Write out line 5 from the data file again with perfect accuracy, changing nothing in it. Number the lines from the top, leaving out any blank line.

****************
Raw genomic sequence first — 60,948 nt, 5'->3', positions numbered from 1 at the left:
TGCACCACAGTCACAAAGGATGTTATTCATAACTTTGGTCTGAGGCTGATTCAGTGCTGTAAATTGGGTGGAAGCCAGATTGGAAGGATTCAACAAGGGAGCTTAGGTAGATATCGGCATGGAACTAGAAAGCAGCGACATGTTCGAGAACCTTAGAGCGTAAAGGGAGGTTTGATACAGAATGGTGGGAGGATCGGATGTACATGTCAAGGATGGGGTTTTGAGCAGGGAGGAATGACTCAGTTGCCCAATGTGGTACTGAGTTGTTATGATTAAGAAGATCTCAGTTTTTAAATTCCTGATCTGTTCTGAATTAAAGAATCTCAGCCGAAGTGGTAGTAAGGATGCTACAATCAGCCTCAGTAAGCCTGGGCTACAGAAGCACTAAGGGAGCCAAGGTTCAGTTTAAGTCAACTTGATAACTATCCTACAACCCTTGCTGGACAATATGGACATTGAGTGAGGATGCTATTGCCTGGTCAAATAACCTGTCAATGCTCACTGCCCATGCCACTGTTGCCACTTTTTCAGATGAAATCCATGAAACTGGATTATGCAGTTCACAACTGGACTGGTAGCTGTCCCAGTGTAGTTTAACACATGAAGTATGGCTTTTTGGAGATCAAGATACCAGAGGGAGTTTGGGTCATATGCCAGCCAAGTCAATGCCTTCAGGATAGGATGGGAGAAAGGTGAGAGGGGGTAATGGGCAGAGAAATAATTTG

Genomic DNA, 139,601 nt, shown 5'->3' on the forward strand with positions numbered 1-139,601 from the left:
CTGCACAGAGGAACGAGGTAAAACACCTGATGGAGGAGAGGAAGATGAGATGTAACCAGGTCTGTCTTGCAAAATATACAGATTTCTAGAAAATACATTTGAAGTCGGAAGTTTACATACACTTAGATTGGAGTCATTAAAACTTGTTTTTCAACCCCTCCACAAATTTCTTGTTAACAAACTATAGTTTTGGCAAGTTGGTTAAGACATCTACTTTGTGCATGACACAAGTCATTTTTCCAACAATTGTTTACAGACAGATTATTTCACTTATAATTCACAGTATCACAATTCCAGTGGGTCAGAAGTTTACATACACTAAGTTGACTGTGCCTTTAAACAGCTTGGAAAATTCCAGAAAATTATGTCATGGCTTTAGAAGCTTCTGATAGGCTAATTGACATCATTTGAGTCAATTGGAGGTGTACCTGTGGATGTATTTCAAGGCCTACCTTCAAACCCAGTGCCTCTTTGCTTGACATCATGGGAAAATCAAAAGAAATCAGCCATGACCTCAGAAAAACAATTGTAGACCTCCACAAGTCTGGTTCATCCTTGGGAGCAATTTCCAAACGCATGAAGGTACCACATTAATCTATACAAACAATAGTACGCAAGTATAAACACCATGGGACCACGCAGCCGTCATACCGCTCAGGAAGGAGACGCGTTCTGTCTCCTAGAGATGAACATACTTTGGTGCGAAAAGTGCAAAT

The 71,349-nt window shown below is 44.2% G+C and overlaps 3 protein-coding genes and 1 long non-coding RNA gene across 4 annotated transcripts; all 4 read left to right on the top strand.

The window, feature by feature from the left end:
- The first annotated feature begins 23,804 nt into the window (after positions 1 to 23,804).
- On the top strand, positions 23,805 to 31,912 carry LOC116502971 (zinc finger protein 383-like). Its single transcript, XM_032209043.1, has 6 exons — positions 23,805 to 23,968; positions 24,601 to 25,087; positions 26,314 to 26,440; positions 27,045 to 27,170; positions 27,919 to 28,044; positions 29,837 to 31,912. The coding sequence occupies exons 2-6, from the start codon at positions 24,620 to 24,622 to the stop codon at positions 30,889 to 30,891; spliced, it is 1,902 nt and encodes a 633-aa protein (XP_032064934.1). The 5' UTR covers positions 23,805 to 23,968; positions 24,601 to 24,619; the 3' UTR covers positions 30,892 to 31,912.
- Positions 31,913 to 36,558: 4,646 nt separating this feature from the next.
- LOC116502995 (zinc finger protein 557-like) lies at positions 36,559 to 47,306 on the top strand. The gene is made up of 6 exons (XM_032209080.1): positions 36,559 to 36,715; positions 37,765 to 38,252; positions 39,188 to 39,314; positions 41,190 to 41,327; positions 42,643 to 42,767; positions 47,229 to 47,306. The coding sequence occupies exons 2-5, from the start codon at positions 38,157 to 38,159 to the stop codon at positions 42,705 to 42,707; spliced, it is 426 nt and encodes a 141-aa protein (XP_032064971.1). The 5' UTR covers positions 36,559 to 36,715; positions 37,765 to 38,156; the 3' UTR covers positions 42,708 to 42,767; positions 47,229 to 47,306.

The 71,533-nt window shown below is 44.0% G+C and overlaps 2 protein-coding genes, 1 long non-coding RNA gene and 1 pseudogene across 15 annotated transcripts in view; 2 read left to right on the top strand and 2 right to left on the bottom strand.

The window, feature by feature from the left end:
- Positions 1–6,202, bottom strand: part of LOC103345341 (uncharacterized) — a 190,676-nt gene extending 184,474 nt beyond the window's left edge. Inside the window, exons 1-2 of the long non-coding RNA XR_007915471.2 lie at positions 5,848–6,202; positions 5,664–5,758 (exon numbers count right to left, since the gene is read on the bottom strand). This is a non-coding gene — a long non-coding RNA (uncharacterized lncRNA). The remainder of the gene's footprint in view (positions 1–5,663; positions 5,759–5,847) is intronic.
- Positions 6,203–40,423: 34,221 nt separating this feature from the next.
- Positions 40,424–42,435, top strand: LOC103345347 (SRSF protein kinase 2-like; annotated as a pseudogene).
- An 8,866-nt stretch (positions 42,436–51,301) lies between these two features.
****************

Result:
The 71,349-nt window shown below is 44.2% G+C and overlaps 3 protein-coding genes and 1 long non-coding RNA gene across 4 annotated transcripts; all 4 read left to right on the top strand.